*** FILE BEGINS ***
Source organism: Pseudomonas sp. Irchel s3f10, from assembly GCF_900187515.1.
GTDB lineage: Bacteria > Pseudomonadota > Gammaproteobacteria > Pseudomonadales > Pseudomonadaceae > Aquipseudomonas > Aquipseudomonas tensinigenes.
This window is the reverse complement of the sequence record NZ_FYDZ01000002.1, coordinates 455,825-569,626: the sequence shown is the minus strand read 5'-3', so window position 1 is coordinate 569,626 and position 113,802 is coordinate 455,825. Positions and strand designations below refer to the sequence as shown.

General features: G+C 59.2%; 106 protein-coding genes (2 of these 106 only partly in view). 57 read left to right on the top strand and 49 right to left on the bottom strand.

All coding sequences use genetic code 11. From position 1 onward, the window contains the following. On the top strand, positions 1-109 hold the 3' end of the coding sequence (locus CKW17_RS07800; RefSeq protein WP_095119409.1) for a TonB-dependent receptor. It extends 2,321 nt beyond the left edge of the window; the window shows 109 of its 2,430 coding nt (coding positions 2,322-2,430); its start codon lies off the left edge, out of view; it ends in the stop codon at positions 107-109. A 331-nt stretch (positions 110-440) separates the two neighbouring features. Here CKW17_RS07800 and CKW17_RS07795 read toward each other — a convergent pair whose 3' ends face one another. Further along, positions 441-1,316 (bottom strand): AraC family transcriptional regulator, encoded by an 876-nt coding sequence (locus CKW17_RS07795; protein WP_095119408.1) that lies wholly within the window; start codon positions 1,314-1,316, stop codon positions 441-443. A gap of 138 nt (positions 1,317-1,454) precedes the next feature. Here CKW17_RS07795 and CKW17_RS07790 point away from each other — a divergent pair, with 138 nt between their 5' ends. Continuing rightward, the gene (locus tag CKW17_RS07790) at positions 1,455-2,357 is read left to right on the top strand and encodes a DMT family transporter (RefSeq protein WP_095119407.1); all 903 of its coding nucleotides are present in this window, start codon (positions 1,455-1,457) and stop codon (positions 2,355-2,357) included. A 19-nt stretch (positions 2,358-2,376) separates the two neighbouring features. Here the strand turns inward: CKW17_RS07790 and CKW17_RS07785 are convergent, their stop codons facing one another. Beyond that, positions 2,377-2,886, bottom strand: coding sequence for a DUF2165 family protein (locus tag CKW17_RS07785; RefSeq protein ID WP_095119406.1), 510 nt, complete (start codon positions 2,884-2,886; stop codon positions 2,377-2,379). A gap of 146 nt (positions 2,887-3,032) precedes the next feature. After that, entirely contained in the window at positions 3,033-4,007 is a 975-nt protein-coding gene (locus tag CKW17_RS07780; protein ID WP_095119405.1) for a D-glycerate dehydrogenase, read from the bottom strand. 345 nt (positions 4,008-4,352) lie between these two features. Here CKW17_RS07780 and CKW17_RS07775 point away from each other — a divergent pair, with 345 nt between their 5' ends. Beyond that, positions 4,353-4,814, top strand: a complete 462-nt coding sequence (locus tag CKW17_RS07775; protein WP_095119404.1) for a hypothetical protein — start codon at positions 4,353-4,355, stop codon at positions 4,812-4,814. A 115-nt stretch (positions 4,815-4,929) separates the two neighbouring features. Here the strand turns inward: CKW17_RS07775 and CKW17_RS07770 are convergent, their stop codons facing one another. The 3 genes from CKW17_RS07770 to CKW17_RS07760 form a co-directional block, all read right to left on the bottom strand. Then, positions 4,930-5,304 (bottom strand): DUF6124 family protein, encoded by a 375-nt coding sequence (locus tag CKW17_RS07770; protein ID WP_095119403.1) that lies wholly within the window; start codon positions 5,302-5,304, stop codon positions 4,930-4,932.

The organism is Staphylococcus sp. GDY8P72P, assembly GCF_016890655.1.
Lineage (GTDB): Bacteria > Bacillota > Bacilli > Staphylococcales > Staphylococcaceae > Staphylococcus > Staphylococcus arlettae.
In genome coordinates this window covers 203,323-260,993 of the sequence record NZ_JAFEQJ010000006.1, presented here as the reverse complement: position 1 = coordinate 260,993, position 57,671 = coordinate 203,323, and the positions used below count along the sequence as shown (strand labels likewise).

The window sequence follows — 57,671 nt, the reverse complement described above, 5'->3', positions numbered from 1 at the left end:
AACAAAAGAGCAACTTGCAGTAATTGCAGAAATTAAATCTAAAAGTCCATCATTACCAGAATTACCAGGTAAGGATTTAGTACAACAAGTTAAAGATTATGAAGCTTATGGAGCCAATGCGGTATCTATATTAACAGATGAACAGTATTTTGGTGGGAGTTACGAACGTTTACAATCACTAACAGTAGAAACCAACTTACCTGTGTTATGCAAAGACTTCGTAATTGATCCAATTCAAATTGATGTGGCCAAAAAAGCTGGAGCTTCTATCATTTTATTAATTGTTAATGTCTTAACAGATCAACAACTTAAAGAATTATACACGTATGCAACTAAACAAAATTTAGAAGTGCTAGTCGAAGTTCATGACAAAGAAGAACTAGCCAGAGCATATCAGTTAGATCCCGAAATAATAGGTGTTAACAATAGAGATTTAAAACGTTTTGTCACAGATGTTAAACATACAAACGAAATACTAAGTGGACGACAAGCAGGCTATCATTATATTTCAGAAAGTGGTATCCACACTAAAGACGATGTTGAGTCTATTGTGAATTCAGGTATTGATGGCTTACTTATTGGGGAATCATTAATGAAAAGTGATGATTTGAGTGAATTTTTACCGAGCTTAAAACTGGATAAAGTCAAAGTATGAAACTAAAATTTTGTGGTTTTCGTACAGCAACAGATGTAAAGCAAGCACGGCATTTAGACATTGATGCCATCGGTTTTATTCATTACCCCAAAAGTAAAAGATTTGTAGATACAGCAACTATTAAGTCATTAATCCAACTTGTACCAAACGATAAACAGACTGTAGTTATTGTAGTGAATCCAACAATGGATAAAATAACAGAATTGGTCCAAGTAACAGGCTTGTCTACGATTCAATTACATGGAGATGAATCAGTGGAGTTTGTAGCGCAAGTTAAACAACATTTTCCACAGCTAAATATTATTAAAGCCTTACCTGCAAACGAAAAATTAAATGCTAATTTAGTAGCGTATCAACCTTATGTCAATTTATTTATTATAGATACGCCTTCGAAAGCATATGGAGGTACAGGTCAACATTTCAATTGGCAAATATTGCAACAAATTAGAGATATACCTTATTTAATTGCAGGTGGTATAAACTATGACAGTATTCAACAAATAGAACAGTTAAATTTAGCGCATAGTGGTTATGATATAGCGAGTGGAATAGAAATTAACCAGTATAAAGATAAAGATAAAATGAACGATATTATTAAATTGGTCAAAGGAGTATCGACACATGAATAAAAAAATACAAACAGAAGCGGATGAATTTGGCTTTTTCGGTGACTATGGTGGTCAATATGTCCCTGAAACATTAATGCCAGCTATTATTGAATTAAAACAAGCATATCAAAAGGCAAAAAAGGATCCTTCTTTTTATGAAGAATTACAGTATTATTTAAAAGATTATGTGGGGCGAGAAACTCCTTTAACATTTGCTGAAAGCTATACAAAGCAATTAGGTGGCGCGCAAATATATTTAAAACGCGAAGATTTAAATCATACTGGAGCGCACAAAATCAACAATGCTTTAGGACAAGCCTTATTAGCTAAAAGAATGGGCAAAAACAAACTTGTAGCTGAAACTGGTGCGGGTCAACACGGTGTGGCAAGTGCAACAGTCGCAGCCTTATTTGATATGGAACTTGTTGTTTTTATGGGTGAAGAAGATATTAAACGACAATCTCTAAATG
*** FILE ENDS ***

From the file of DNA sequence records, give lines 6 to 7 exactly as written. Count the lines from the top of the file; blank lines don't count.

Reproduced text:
The organism is Staphylococcus sp. GDY8P72P, assembly GCF_016890655.1.
Lineage (GTDB): Bacteria > Bacillota > Bacilli > Staphylococcales > Staphylococcaceae > Staphylococcus > Staphylococcus arlettae.